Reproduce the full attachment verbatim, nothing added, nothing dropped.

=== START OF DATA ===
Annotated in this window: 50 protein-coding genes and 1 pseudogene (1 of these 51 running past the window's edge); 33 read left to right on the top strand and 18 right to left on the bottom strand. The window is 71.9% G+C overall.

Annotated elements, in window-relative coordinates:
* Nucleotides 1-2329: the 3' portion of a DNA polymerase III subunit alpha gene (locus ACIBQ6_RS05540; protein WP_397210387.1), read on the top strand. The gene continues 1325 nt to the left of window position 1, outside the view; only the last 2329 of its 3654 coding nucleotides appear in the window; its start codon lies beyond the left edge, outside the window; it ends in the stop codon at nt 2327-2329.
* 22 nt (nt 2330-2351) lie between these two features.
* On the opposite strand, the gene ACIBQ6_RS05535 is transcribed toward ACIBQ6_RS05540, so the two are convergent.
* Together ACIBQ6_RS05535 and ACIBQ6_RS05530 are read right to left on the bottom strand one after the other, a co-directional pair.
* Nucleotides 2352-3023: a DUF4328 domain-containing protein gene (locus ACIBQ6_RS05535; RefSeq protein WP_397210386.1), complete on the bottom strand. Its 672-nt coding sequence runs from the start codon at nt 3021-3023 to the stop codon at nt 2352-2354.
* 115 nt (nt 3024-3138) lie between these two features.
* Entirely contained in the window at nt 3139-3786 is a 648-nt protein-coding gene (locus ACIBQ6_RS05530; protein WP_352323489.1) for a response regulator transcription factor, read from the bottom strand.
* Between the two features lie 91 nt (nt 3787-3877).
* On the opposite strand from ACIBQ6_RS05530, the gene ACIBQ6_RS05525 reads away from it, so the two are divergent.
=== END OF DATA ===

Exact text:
Annotated in this window: 50 protein-coding genes and 1 pseudogene (1 of these 51 running past the window's edge); 33 read left to right on the top strand and 18 right to left on the bottom strand. The window is 71.9% G+C overall.

Annotated elements, in window-relative coordinates:
* Nucleotides 1-2329: the 3' portion of a DNA polymerase III subunit alpha gene (locus ACIBQ6_RS05540; protein WP_397210387.1), read on the top strand. The gene continues 1325 nt to the left of window position 1, outside the view; only the last 2329 of its 3654 coding nucleotides appear in the window; its start codon lies beyond the left edge, outside the window; it ends in the stop codon at nt 2327-2329.
* 22 nt (nt 2330-2351) lie between these two features.
* On the opposite strand, the gene ACIBQ6_RS05535 is transcribed toward ACIBQ6_RS05540, so the two are convergent.
* Together ACIBQ6_RS05535 and ACIBQ6_RS05530 are read right to left on the bottom strand one after the other, a co-directional pair.
* Nucleotides 2352-3023: a DUF4328 domain-containing protein gene (locus ACIBQ6_RS05535; RefSeq protein WP_397210386.1), complete on the bottom strand. Its 672-nt coding sequence runs from the start codon at nt 3021-3023 to the stop codon at nt 2352-2354.
* 115 nt (nt 3024-3138) lie between these two features.
* Entirely contained in the window at nt 3139-3786 is a 648-nt protein-coding gene (locus ACIBQ6_RS05530; protein WP_352323489.1) for a response regulator transcription factor, read from the bottom strand.
* Between the two features lie 91 nt (nt 3787-3877).
* On the opposite strand from ACIBQ6_RS05530, the gene ACIBQ6_RS05525 reads away from it, so the two are divergent.